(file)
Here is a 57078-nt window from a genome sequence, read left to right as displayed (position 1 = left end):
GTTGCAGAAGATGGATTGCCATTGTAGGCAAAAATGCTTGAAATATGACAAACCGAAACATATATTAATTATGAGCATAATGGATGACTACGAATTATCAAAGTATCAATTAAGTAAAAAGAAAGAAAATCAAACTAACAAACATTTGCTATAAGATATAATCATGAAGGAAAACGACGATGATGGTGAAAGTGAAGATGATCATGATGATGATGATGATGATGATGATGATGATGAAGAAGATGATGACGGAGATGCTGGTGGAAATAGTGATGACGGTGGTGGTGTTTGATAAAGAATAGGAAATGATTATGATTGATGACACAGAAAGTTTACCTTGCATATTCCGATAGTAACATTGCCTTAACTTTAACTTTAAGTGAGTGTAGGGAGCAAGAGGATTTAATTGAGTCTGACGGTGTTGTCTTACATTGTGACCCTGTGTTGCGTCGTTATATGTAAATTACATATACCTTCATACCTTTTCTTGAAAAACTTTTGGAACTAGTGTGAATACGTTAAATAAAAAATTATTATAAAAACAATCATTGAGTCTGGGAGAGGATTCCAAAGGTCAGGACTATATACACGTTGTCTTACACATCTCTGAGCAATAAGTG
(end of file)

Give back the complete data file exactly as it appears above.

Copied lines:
Here is a 57078-nt window from a genome sequence, read left to right as displayed (position 1 = left end):
GTTGCAGAAGATGGATTGCCATTGTAGGCAAAAATGCTTGAAATATGACAAACCGAAACATATATTAATTATGAGCATAATGGATGACTACGAATTATCAAAGTATCAATTAAGTAAAAAGAAAGAAAATCAAACTAACAAACATTTGCTATAAGATATAATCATGAAGGAAAACGACGATGATGGTGAAAGTGAAGATGATCATGATGATGATGATGATGATGATGATGATGATGAAGAAGATGATGACGGAGATGCTGGTGGAAATAGTGATGACGGTGGTGGTGTTTGATAAAGAATAGGAAATGATTATGATTGATGACACAGAAAGTTTACCTTGCATATTCCGATAGTAACATTGCCTTAACTTTAACTTTAAGTGAGTGTAGGGAGCAAGAGGATTTAATTGAGTCTGACGGTGTTGTCTTACATTGTGACCCTGTGTTGCGTCGTTATATGTAAATTACATATACCTTCATACCTTTTCTTGAAAAACTTTTGGAACTAGTGTGAATACGTTAAATAAAAAATTATTATAAAAACAATCATTGAGTCTGGGAGAGGATTCCAAAGGTCAGGACTATATACACGTTGTCTTACACATCTCTGAGCAATAAGTG